Outside of time, would you say? My impression… and again, I’m not a classicist, I’m going off my Latin dictionary and memories of Latin class… is that “ex” would mean more like “out from.” So maybe the word “extra” would be good… that’s “outside of,” and even “beyond” and “free from.” Which sounds like it might be what you’re going for. That would be “extra tempus.”
There are, however, additional words for time, and I’m not sure if any of them might have better connotations for your purposes. “Tempus” is looking like it might be used more for instances of time rather than big eras, though it can refer to an age as well, so I’m not sure. Aetas is another word, which seems to refer to times of life, and eras… “extra aetatem” would mean “outside of an era”… that phrase does have results on google, but I’m not able to tell how it’s being used in context, there. That might fit the meaning for your purposes. “Aeternitas” is a related word, meaning “eternity,” hence “extra aeternitatem”=“outside eternity.” “Aevum” is another word to consider… it can also refer to eras of time, time in general, and eternity, and apparently took on connotations in medieval Christianity to refer to the time between human time and eternity, which would be the timeframe of angels… so if you’d like to think of your character as existing outside of eternal time, in a rather poetic way, maybe you would want “extra aevum” as your translation.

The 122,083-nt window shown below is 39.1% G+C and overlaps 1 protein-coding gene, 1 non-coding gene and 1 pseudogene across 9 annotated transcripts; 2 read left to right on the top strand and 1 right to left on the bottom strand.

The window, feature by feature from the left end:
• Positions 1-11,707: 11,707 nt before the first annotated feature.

I’d be happy to be corrected by anyone with more knowledge on the subject… this was a fun research project, anyway